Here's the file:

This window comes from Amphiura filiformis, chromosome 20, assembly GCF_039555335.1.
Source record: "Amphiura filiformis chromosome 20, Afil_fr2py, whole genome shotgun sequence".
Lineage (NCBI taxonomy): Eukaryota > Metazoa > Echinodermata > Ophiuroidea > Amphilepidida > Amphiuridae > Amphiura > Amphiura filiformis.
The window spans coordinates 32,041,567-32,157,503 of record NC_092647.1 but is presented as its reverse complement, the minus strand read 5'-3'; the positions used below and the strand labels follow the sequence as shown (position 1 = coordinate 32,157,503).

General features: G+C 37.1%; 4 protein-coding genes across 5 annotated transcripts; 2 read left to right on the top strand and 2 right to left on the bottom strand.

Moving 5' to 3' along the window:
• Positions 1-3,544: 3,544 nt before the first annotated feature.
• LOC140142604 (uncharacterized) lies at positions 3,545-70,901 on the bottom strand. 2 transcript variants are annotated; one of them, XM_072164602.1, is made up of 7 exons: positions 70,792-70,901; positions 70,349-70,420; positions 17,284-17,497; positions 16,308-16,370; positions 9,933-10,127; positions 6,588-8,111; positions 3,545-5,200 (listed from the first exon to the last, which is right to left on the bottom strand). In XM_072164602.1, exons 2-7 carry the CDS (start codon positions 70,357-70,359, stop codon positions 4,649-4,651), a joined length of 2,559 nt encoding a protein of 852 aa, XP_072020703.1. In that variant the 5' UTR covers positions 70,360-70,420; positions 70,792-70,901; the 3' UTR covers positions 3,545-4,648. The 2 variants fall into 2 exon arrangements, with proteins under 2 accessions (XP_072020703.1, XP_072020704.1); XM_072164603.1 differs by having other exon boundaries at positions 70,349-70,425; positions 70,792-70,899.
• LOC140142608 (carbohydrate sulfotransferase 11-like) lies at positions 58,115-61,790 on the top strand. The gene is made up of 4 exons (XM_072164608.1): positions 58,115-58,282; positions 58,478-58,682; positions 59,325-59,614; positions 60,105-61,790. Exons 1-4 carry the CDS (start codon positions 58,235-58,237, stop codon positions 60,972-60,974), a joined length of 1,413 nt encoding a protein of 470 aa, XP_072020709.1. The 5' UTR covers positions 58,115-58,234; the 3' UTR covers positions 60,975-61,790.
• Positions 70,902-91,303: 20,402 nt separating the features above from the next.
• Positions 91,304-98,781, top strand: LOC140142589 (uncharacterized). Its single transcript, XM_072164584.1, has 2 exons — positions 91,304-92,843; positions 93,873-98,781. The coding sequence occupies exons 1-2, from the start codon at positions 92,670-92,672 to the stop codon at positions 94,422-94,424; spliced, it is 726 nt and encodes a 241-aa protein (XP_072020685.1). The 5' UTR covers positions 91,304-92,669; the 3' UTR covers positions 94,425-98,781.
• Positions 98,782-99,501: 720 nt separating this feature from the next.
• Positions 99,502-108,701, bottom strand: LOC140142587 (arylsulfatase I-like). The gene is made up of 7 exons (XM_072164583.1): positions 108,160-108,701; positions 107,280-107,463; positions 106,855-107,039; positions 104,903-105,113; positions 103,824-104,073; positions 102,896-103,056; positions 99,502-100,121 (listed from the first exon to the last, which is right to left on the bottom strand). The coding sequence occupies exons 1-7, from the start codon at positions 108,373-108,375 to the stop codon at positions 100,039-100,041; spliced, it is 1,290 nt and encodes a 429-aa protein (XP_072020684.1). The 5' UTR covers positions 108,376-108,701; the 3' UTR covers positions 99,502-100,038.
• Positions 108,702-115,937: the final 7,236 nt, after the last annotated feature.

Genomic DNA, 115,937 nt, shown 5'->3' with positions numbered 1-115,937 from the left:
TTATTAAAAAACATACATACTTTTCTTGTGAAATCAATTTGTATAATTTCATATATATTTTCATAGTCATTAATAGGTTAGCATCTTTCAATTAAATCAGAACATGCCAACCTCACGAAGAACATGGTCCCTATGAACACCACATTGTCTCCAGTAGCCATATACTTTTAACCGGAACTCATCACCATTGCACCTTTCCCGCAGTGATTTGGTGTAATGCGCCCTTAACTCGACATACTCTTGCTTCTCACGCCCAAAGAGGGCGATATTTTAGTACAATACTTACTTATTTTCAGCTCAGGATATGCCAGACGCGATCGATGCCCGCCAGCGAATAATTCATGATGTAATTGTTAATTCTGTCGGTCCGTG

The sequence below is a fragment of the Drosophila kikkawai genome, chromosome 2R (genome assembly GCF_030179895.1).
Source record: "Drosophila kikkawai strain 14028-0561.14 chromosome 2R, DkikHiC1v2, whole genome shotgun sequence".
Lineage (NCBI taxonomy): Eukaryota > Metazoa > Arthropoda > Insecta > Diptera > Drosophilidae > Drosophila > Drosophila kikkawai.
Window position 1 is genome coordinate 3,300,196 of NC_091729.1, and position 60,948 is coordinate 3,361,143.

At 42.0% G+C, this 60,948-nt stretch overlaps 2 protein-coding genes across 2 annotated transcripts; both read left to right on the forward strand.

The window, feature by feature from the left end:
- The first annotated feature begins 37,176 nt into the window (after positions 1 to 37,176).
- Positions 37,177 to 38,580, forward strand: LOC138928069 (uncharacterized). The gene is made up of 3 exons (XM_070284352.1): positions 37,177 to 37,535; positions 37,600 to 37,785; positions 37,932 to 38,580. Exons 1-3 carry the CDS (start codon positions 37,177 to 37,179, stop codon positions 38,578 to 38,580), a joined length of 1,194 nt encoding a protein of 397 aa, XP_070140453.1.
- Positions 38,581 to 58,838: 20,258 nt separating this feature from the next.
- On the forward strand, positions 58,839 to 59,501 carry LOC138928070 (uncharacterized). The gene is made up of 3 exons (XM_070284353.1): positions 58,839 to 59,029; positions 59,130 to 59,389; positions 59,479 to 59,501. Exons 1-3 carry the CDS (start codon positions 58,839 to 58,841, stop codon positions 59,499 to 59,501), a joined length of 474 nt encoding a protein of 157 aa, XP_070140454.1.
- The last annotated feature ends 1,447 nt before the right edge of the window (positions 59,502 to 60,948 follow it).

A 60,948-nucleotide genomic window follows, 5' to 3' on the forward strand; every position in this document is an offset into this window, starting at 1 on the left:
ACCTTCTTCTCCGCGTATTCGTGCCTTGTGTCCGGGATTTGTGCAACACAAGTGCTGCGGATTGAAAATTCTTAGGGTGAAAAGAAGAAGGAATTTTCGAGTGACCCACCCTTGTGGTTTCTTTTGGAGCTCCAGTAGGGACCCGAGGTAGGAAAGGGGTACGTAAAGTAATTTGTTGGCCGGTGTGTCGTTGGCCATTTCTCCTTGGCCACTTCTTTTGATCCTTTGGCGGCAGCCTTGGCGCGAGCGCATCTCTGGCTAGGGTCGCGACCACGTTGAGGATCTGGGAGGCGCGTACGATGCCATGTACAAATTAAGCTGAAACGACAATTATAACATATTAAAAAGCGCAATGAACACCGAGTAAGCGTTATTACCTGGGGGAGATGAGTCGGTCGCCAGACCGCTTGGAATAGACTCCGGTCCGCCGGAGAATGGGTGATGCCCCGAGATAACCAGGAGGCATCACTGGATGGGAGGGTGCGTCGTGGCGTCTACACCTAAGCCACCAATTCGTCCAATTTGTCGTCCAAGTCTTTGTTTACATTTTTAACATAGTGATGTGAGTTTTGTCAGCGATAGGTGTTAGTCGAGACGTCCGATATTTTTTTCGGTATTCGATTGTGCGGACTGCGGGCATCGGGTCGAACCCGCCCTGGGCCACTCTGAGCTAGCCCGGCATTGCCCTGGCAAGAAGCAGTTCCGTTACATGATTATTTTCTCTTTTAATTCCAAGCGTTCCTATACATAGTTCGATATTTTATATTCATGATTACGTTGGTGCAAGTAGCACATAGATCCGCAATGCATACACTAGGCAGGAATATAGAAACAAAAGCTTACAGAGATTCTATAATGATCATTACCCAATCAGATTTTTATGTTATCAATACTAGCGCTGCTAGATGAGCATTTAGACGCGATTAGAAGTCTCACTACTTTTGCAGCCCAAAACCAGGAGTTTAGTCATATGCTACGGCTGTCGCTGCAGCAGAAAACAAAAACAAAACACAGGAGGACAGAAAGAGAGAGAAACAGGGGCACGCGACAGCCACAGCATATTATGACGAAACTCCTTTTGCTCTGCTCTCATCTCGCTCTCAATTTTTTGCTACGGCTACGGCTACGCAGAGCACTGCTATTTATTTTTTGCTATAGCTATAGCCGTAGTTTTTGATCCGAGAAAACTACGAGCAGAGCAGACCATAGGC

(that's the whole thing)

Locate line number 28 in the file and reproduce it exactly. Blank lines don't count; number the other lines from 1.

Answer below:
A 60,948-nucleotide genomic window follows, 5' to 3' on the forward strand; every position in this document is an offset into this window, starting at 1 on the left: